The number of men in Ireland who have taken the first step to becoming a priest has dropped to just 14 in the last year, according to a survey by The Irish Catholic.
That is far fewer than the 57 in England and Wales, even though Ireland has a higher Catholic population. There are 4 million Catholics living in England and Wales while Ireland has 4.65 million.
The Association for Catholic Priests (ACP) is worried that with so few people studying for the priesthood, there could soon be a time when some parishes do not have their own priest.
Sean McDonagh of the ACP told the Irish Journal: “We have been talking about this since our inception in 2009 – we have come up with proposals that we have presented to the hierarchy as temporary solutions. Anyone who has been in the ministry and has got married and wants to return should be allowed to do so.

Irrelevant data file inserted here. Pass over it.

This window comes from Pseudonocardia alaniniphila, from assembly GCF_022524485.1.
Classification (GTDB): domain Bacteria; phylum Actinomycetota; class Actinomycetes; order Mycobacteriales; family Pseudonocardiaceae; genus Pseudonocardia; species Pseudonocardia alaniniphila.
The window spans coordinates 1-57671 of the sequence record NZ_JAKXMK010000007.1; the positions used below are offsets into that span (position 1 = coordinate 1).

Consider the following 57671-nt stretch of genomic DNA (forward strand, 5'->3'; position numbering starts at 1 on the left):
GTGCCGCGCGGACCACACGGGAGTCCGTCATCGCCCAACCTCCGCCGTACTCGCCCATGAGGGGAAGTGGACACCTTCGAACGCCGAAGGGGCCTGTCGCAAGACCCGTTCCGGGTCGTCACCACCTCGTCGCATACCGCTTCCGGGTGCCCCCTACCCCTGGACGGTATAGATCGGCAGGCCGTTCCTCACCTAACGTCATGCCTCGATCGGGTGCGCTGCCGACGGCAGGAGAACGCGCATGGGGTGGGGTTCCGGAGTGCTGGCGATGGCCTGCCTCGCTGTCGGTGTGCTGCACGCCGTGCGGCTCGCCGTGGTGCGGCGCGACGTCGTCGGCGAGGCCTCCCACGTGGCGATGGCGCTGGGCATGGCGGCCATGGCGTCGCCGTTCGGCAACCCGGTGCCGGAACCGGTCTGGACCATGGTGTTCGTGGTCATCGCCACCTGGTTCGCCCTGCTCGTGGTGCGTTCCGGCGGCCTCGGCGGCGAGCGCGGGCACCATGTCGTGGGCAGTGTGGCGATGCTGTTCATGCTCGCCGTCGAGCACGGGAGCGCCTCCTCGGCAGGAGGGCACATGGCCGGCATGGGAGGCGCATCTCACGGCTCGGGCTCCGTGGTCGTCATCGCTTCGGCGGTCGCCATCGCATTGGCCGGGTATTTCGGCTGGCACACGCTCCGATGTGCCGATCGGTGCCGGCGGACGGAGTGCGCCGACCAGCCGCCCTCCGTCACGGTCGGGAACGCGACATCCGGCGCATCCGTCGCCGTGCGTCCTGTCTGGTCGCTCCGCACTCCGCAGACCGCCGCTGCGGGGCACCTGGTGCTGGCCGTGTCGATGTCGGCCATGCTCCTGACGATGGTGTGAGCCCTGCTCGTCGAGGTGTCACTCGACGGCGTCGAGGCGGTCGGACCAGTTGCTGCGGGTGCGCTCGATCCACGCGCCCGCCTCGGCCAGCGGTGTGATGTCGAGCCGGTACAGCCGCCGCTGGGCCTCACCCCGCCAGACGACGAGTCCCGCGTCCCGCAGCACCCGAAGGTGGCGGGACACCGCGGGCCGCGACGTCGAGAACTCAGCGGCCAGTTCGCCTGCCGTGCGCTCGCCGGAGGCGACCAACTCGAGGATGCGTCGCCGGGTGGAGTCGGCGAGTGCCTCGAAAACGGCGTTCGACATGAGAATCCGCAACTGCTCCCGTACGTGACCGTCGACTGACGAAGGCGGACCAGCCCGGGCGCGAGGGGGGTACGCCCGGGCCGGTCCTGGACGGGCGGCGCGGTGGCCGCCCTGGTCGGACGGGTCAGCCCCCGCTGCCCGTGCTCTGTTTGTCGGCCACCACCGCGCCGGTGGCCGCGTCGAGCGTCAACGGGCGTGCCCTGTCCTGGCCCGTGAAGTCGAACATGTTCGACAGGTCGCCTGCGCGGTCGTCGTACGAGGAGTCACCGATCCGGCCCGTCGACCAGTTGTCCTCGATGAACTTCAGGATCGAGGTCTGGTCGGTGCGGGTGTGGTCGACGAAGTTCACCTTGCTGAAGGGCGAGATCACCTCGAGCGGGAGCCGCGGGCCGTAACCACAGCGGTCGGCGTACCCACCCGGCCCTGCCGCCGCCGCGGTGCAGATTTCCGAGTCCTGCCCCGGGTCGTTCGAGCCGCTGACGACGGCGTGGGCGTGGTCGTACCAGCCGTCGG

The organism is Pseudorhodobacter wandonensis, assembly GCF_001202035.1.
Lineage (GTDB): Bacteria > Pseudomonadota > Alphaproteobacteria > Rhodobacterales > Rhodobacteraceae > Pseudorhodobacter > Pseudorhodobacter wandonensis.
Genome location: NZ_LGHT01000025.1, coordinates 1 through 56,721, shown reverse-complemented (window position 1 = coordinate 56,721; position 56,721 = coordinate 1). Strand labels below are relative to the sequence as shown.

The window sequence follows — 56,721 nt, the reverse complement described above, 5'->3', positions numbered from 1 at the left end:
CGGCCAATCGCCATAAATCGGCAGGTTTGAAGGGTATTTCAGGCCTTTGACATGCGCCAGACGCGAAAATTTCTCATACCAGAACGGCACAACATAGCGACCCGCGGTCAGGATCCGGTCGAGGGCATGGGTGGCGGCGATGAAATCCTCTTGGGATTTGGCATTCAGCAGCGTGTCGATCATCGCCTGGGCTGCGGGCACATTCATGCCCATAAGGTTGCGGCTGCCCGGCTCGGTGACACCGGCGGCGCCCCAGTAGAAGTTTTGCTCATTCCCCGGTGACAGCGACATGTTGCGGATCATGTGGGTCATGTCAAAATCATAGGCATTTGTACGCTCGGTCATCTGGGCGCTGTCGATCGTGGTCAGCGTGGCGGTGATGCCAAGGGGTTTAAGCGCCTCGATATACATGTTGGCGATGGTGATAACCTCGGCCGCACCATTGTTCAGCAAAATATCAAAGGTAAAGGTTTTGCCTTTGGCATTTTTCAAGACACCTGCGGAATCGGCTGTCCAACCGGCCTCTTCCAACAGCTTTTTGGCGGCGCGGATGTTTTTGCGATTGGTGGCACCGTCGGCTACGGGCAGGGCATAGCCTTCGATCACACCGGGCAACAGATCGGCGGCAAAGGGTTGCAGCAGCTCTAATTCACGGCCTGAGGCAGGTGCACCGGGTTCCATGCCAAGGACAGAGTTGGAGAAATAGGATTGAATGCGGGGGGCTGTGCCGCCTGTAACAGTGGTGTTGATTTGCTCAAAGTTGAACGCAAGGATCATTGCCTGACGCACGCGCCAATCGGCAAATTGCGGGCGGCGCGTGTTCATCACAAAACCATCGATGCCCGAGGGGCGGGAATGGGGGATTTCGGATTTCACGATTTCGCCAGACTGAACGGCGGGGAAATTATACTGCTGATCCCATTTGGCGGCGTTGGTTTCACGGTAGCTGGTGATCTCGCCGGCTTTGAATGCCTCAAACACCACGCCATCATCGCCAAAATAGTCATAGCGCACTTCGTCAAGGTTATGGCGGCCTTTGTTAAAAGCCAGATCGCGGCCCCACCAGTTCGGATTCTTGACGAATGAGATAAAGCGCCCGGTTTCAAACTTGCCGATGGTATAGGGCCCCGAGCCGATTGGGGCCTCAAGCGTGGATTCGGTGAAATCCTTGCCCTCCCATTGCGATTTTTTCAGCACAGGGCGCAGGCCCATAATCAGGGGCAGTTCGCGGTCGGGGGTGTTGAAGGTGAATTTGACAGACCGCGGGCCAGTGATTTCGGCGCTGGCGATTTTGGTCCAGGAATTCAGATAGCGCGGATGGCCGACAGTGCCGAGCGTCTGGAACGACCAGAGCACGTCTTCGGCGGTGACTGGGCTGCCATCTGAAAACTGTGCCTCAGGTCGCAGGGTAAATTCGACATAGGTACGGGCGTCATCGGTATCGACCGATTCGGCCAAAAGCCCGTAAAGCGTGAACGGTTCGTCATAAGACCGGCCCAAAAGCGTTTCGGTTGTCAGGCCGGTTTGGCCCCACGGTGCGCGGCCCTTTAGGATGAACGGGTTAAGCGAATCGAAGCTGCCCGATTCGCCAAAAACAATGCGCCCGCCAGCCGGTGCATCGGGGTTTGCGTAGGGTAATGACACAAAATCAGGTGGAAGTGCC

“The second thing we think is that the ordination of married men should be introduced.”
He also suggested that it could be time for the church to move into the 21st century and provide more opportunities for women.
He said: “We do not see the future of ministry only in the male world. Women have to be brought into the structure of the Church. Into the very heart of the population… historically women were on the outside of culture generally – women did not have leadership roles. That has all changed into the twenty first century.”
The Catholic Church has had a steadily declining influence over the people of Ireland for the past few decades. The results of the survey could be seen as further proof that Irish people have new priorities as they look to the future.